What Is a Fibroid Tumor in Uterus?

Fibroid tumors in the uterus (also known as uterine fibroids, myomas, fibromas or leiomyomas) are noncancerous tumors that grow along or inside a woman’s uterus. They consist mostly of smooth muscle tissue. They can be of different sizes, and there can be more than one fibroid tumors in a uterus. Fibroid tumors range from small, barely visible myomas, to huge tumors larger than a baseball.

Fibroid Tumor: Is It Dangerous?

Today, uterine fibroids are the most common gynecological disease. According to statistics, women aged 30-50 are most susceptible to this condition. However, sometimes fibroids of sufficiently large size are also found in young women under the age of 30.

The main feature of fibroids is that they develop due to changes in the level of the hormone estrogen, although there are many risk factors for the development of this disease.

Uterine Fibroid Risk Factors: Do Genetic Fibroids Exist?

Uterine fibroids are a benign tumor that is not cancer, so in normal uncomplicated cases, it is not life-threatening.

Nevertheless, given the prevalence of the disease and the high risk of complications, the urgency of the diagnosis and treatment of uterine fibroids is very high.

Fibroids do not always require treatment. In 50% of cases, they form and grow asymptomatically.

Uterine fibroids may be accompanied by the following symptoms:

– heavy periods,
– heavy periods or bloody discharge between menstruation,
– the absence of pregnancy, despite regular sex life,
– an increase in the volume of the abdomen (enlarged uterus),
– violation of urinary function (frequent urination),
– pain in the lower abdomen, in the lower back, in the legs.

Related: Learn more about fibroid symptoms and common indications

As practice shows, fibroids in less than 1 percent of cases degenerate into a malignant tumor. And during menopause, when estrogen levels decrease, the tumor decreases in size.

It is very important in which place the tumor began to form and grow. When it grows in the uterine cavity, even being small, myoma can provoke heavy bleeding during menstruation, and cause infertility.

Dr. John Lipman’s Featured Playlist: Everything You Need to Know About Fibroid Tumors

Types of Fibroid Tumors

There are 4 kinds of fibroid tumors, and it’s possible to have more than one kind of myomas.

  • Intramural fibroid tumors are the most common kind. They grow in the wall of the uterus.
  • Subserosal fibroid tumors grow on the outside of the uterus. As they grow larger, they can cause pain due to their size or press on organs like bladder, for example. This can lead to other common symptoms of subserosal myomas like frequent urination (among other symptoms).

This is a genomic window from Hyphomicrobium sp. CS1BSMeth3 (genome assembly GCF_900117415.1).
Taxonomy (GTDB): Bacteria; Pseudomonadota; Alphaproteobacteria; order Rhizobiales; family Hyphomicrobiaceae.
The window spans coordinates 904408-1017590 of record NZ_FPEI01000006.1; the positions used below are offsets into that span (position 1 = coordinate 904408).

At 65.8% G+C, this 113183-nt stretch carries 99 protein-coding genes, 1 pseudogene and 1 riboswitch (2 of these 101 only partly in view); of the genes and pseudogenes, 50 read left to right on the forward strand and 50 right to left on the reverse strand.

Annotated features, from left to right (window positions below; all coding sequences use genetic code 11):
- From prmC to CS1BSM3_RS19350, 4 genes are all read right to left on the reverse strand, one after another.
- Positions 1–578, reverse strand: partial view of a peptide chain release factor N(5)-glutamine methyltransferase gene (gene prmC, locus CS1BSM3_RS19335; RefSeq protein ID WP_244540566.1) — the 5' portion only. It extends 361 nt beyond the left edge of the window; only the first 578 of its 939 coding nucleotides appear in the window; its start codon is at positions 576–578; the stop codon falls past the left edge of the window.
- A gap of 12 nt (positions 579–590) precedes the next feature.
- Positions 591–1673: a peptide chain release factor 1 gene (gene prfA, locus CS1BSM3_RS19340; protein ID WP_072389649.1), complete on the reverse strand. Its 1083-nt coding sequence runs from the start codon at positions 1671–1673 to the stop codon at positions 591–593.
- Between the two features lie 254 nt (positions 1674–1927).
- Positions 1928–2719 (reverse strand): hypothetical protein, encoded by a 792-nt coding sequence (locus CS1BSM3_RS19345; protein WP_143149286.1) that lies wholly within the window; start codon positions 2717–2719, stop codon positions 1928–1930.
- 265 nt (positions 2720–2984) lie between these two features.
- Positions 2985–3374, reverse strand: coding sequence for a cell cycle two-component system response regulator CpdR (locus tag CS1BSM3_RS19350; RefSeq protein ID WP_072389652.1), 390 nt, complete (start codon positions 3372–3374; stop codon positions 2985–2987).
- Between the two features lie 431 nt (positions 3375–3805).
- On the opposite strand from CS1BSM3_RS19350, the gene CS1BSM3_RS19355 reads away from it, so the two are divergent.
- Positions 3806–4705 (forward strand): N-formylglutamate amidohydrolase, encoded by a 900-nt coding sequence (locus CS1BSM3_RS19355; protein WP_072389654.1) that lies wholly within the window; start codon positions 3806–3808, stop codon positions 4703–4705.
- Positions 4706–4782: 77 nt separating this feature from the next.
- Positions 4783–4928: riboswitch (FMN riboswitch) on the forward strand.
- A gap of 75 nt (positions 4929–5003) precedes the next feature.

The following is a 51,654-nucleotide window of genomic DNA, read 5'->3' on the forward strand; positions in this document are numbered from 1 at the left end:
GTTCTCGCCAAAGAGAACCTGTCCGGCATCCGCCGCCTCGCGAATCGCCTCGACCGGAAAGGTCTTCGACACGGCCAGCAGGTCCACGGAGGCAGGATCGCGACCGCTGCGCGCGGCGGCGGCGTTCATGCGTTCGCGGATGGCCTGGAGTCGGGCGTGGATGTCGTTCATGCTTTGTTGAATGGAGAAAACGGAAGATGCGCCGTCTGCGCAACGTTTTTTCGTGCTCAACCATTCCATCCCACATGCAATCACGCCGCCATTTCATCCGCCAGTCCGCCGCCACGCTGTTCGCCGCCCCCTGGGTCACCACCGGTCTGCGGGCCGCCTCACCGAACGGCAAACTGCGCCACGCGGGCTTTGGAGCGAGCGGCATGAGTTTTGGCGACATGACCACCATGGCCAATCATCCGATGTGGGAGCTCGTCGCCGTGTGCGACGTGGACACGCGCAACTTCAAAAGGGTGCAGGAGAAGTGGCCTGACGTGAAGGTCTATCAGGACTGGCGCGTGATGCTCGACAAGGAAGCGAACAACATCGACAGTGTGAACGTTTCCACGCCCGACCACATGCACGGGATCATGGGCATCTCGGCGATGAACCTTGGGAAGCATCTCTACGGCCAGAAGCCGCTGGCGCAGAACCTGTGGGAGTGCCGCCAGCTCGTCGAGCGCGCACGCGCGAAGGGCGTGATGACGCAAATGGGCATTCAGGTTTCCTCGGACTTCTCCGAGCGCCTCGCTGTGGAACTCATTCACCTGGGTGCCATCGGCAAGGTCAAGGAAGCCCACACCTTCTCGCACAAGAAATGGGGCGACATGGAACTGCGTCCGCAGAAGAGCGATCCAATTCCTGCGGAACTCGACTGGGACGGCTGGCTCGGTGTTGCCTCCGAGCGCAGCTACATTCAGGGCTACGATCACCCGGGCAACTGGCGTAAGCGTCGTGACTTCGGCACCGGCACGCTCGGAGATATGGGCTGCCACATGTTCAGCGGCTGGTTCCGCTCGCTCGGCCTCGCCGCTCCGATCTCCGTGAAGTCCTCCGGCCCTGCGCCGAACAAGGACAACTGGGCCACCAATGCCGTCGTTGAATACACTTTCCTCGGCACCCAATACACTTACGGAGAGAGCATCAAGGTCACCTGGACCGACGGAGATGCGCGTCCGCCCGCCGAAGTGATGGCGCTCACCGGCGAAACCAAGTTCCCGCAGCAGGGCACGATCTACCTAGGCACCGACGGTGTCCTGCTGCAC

• Submucosal fibroid tumors grow just underneath the uterine lining and can fill the uterus cavity leading to heavy bleeding, unusually long periods, and in some cases, anemia.
  • Pedunculated fibroid tumors grow on small stalks inside or outside the uterus.

The main methods for diagnosing uterine fibroids are ultrasound and MRI. During the ultrasound, the doctor can detect the first signs of the disease, so it is important to visit the gynecologist at least once a year.

Related: Pelvic MRI for Fibroids: Imaging with an MRI to Identify Uterine Fibroids

However, an MRI is needed to make an accurate diagnosis. During this examination, it is possible to clarify the location of the tumor, the number of fibroid nodes, their location relative to neighboring organs.

What Questions Should I Ask My Doctor About Fibroid Tumors?

  • How many fibroids do I have?
  • What size is my fibroid(s)?
  • Where is my fibroid(s) located (to better understand what to expect in the future)?
  • Can I expect the fibroids to grow larger (and what can I do to slow down the growth)?
  • What symptoms and consequences can the fibroids cause?
  • What tests or imaging studies are best for keeping track of the growth of my fibroids? (you can learn more about imaging with MRI here)
  • What are treatment options if my fibroids start causing symptoms?

A second opinion from an experienced interventional radiologist is always a good idea if your doctor has not answered your questions fully or you are not satisfied with the treatment options offered to you.

Not all gynecologists tell patients that they have different options, and one of them is a non-surgical treatment of a fibroid tumor with the UFE procedure.

Uterine fibroid embolization is a high-tech, minimally invasive, and painless method for treating uterine fibroids. The procedure can be carried out at any size and arrangement of nodes.

This is a chance for every woman to go home on the day of the procedure, without fibroids, with a whole uterus, without symptoms, while retaining the ability to have children.

If you decide to treat uterine fibroids with the modern nonsurgical method UFE (Uterine Fibroid Embolization) at Atlanta Fibroid Center, you can be calm for your health.